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‘Unintended consequences’: Banks warn of rising costs if forced to fund coal

NAB group executive for institutional banking David Gall said the ability of Australian banks to access global capital markets is crucial to keeping funding costs low which, “will translate to benefits for Australian businesses, to Australians full stop in terms of the cost of borrowing”.

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“I just think in running through that scenario, there are a lot of consequences, maybe some intended, but potentially some unintended, that should be carefully thought through.”

Meanwhile, Westpac’s chief financial officer Michael Rowland said US finds titan Blackrock had made clear it would “reconsider how it allocates capital” if Australian banks do not have clear plans for mitigating climate risk.

“From a Westpac point of view, Blackrock is a major shareholder,” Mr Rowland said. “Australian banks are reliant on overseas capital markets and our institutional investors. They are an important source of funding. Without equity and debt, it’s more difficult for us to lend to Australians.”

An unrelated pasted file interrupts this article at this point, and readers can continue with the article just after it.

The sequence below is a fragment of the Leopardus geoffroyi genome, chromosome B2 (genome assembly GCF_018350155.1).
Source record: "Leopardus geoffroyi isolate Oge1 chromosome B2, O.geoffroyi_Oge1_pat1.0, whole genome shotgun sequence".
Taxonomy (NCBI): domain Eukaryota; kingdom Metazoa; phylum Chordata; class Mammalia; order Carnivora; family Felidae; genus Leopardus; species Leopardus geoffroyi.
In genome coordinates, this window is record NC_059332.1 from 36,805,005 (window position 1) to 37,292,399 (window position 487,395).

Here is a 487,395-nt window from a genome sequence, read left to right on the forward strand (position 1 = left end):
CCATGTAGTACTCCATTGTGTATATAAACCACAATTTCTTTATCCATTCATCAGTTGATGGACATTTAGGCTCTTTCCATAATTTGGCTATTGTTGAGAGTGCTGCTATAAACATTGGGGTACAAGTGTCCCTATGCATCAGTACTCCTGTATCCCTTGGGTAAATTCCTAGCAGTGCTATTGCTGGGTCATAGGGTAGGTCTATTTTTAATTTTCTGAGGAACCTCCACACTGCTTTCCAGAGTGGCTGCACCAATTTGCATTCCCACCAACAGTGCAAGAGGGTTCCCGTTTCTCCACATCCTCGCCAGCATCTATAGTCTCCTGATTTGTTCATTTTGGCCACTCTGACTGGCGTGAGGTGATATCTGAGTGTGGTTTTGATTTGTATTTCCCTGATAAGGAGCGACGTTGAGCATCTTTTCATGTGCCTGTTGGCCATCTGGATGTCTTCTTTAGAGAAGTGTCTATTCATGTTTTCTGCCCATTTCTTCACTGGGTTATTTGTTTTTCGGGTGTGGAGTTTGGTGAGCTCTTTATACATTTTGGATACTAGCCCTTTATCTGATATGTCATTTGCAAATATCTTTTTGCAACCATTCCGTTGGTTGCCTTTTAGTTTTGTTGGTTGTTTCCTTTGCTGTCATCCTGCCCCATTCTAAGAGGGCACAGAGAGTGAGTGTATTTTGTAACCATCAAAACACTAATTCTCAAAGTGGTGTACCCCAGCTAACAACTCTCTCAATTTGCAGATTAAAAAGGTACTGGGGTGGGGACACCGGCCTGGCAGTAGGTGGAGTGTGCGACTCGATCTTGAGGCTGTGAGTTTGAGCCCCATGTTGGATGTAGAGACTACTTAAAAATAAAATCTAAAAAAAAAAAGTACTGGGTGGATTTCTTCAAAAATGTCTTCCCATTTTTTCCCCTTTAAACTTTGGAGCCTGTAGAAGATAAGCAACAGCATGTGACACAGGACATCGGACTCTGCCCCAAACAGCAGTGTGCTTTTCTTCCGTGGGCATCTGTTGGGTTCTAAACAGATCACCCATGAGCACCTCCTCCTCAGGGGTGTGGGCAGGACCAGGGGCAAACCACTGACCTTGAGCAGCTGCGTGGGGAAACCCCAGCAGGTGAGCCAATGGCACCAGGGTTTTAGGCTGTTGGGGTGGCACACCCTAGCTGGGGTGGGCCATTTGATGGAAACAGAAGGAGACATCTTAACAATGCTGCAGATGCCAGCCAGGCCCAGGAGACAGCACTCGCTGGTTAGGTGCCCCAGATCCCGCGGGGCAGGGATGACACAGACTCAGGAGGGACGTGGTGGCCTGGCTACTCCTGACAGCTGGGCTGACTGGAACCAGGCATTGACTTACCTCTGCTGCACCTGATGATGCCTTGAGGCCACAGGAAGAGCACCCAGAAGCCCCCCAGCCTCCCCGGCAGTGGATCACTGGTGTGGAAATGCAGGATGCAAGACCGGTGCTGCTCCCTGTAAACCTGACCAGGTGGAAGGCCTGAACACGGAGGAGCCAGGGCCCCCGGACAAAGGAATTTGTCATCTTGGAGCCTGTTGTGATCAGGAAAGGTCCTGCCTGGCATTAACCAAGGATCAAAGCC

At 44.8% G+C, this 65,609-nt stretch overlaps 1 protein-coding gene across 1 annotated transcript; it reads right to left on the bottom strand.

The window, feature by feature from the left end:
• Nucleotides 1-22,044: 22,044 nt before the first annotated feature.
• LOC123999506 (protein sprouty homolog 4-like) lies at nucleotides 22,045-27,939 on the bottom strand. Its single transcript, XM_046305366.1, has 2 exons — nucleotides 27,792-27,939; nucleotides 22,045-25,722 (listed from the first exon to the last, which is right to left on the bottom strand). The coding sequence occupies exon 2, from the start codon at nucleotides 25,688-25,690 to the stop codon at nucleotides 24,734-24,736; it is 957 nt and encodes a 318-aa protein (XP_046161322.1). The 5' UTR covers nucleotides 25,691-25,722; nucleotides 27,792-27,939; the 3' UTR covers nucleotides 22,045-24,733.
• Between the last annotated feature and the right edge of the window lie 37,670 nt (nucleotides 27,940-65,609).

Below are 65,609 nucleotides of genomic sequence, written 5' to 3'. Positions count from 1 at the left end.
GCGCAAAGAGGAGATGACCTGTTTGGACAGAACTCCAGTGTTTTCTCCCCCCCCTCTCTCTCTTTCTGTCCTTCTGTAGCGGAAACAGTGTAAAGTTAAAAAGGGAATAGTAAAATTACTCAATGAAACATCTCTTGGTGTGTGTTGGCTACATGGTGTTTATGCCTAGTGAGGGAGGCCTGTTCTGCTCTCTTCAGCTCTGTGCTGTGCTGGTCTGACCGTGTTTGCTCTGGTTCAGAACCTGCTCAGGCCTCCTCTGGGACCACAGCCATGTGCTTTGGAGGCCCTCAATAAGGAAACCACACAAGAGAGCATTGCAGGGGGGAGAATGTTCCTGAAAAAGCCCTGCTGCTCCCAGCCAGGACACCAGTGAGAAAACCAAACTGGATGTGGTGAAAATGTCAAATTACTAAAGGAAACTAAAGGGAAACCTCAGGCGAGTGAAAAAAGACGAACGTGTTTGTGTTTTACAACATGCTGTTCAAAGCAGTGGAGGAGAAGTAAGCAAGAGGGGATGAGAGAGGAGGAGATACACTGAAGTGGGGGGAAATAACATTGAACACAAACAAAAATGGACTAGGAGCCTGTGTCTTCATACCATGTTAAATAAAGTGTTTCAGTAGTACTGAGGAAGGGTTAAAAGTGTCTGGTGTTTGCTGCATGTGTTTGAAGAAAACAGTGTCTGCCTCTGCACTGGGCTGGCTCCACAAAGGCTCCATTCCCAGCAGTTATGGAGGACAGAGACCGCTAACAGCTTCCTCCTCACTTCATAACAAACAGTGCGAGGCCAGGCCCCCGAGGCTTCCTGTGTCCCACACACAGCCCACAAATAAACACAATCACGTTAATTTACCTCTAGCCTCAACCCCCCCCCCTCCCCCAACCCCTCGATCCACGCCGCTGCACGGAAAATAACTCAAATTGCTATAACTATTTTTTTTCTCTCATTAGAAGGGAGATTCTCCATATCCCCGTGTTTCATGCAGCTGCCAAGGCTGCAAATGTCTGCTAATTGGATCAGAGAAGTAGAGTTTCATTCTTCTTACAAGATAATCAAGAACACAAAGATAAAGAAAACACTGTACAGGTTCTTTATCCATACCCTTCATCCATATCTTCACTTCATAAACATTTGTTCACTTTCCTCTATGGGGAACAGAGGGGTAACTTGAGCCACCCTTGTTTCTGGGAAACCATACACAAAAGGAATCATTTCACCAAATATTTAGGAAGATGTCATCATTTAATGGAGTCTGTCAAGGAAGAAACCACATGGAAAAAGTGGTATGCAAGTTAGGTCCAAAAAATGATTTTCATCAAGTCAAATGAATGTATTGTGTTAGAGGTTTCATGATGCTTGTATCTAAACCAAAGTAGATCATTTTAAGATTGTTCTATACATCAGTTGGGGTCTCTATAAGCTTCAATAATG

CBA’s institutional bank boss Andrew Hinchliff also rejected the allegation the banks had succumbed to investor pressure, rather saying its decision to exit thermal coal was informed by price volatility and financial risks that increase as the world mobilises to address climate change.

“Climate change is certainly a hot topic at the moment for all the right reasons,” Mr Hinchliff said. “There is increasing amounts of science, data and information that’s becoming available to us around this particular topic. It lays out the problem as it relates to climate change relatively starkly. That’s the problem that we all collectively face.”

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ANZ’s institutional bank boss Mark Whelan said there were a range of approaches from global and local investors who want greater action on climate change, but agreed it was “certainly going in one direction”.

“Which is they’re seeking to understand what we’re doing and they’re likely to make decisions around that based on their own particular position,” he said. “The questioning is becoming more intensive and more specific. It would lean more to the prescriptive side.”

Mr Whelan added ANZ’s decision to exit thermal coal was driven by technological advancements in renewable energy and geopolitical developments. “We’re seeing companies, governments, regulators, all around the world setting targets… to reduce the use of thermal coal in their power generation.”

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